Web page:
Editorial: Physiology and Clinical Potential of Eccentric Exercise
- 1Laboratory for Muscle Plasticity, Department of Orthopedics, Balgrist University Hospital, University of Zurich, Zurich, Switzerland
- 2MRC-ARUK Centre of Musculoskeletal Ageing Research, University of Nottingham, Derby, United Kingdom
- 3Department of Anatomy, University of Bern, Bern, Switzerland
- 4Department of Biomedical Science, Institute of Physiology, University of Padua, Padua, Italy
Editorial on the Research Topic
Physiology and Clinical Potential of Eccentric Exercise
“The power of locomotion is that which contracts and relaxes the muscles whereby the members and joints are moved, extended, or flexed.” This is how the Persian physician Avicenna described the crucial role of muscle contraction in human movement, reported in his masterpiece The Canon of Medicine (eleventh century). The ability of moving from place to place is indeed fundamental for survival: it represents a distinctive manifestation of life and evolution (Hoppeler and Herzog, 2014). Skeletal muscle allows movement through contraction and force generation: the muscle shortens in order to exert force, which is then transmitted to tendons and successively onto bones, resulting in joint movement. However, locomotion, as many other movement patterns, is a combination of distinct muscle actions: while during shortening (concentric, CON) contractions the muscle indeed shortens, lengthening (eccentric, ECC) actions allow the dissipation of mechanical energy during body deceleration (Konow and Roberts, 2015).
Thus, lengthening and shortening muscle actions coexist in many of our daily movements. Resistance training (RT) represents a widely accepted strategy of muscle conditioning that normally involves both CON and ECC. As these two types of contraction completely differ from one another in terms of mechanisms of force generation, maximum force produced and energy cost, some authors have suggested that ECC and CON would provide different stimuli for distinct muscular and functional adaptations (Roig et al., 2009). ECC actions can generate greater forces than isometric and concentric ones for any given contraction velocity (Katz, 1939). Interestingly, the metabolic cost required for ECC contractions is approximately a quarter of the one required for a CON one of the similar magnitude (Lindstedt et al., 2001). Thus, ECC RT may be particularly suitable for training individuals with medical conditions associated to muscle wasting and reduction in muscle strength, mobility, and aerobic capacity, since it provides a strong mechanical stress at a lower metabolic cost (Lastayo et al., 1999).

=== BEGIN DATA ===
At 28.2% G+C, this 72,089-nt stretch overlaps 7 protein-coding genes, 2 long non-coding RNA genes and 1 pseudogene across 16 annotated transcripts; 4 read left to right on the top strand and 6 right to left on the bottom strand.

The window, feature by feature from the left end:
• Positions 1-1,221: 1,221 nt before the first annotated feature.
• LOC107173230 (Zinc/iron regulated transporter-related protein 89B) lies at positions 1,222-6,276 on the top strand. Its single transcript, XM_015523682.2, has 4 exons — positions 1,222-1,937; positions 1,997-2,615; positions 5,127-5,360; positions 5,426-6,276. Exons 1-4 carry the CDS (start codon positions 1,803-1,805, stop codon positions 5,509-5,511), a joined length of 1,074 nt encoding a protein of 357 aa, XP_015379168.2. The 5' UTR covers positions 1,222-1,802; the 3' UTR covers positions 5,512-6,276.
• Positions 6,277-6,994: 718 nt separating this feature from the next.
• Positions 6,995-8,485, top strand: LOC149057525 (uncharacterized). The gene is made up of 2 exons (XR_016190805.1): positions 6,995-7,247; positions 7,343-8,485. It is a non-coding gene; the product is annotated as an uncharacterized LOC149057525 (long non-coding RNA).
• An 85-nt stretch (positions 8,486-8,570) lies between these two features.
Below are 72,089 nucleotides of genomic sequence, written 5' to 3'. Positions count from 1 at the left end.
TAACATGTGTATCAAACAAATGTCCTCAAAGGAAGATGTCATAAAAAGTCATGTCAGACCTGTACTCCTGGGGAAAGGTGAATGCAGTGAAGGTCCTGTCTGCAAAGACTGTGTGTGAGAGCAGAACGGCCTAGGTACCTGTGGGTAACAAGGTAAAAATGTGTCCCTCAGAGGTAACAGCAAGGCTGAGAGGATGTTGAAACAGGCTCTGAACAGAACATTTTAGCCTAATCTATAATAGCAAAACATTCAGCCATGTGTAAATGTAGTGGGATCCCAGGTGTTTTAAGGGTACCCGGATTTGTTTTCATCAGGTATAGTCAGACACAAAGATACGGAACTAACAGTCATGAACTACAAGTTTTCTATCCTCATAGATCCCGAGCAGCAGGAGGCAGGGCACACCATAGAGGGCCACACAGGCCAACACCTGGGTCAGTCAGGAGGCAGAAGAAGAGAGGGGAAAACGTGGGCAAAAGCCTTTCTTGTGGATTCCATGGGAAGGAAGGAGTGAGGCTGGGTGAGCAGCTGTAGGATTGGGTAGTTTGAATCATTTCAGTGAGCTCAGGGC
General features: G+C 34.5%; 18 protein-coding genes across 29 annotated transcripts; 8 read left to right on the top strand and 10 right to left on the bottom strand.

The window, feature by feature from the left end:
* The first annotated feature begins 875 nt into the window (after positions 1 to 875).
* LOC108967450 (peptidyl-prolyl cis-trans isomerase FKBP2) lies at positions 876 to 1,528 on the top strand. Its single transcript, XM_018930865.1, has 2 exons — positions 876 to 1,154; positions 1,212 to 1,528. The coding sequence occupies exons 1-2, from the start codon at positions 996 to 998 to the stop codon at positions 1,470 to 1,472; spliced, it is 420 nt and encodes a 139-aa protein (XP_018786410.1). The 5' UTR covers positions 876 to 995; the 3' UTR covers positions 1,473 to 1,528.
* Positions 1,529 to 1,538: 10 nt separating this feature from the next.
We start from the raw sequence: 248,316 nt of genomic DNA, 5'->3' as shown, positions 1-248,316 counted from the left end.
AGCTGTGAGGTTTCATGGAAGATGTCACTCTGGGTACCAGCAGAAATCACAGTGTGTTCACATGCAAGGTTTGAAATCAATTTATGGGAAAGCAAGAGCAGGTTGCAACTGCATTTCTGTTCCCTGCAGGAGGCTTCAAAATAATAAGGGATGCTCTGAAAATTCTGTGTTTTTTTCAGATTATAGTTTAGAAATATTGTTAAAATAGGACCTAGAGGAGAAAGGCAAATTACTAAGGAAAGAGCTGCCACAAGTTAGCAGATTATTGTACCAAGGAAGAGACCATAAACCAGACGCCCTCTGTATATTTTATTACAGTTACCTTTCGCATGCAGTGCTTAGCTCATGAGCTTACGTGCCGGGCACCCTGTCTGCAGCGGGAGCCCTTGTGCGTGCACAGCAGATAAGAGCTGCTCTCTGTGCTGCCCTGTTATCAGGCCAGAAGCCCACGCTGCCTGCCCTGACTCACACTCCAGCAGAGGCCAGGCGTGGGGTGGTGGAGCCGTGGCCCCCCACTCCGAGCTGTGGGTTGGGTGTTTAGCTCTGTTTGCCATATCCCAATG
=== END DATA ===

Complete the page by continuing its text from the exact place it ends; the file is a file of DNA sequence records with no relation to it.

Despite the mentioned advantages, the use of ECC in clinical scenarios and aging has often been object of contrasting opinions, mainly because associated with exercise induced muscle damage (McHugh, 2003). However, moderate/low ECC loading has been suggested as a strategy to overcome this problem, as when monitored and progressively ramped, it effectively promotes muscle mass and strength gains without inducing muscle soreness and damage, both in lower and upper limbs (LaStayo et al., 2014; Elmer et al., 2017). Up to date, research has mainly focused on the acute and chronic effects of high-load ECC only (resistance-exercised based) while the potential of moderate/low load regimes seems to have been virtually neglected.
Through a mix of reviews, opinions and original research articles, the aim of the presen Research Topic was, on one hand, to better clarify the main physiological, functional, morphological and molecular features of ECC contractions as well as the responses of human skeletal muscle (and tendons) to ECC RT. On the other hand, we wanted to explore the feasibility of using ECC loading modalities in specific populations.
Hoppeler's review lays the groundwork of the Research Topic, discussing the main physiological features and usefulness of eccentric cycling in cardiac rehabilitation, sarcopenia, metabolic, and neurological conditions. Hoppeler makes a clear case for the application of moderate load ECC RT in cardiovascular and orthopedic rehabilitation, as well in injury prevention.
Yao et al. move the attention of the topic to the brain level, providing novel insights via fMRI analyses on the functional connectivity between the primary motor cortex and other areas during voluntary eccentric and concentric contraction.
While Nagamori et al. discuss the implications for rehabilitation purposes of bilateral alterations in leg dexterity after ECC contractions, a review article (Hessel et al.) from Professor Nishikawa's lab takes us back to fundamental muscle physiology, delineating the current understanding of muscle mechanics in ECC, focusing on titin and its proposed role in force generation.
Rindom and Vissing's mini review illustrates the beauty and complexity of molecular pathways linked to the transduction of mechanical stimuli into muscle protein accretion, discussing the implications of such cellular signaling with distinct muscle contractions.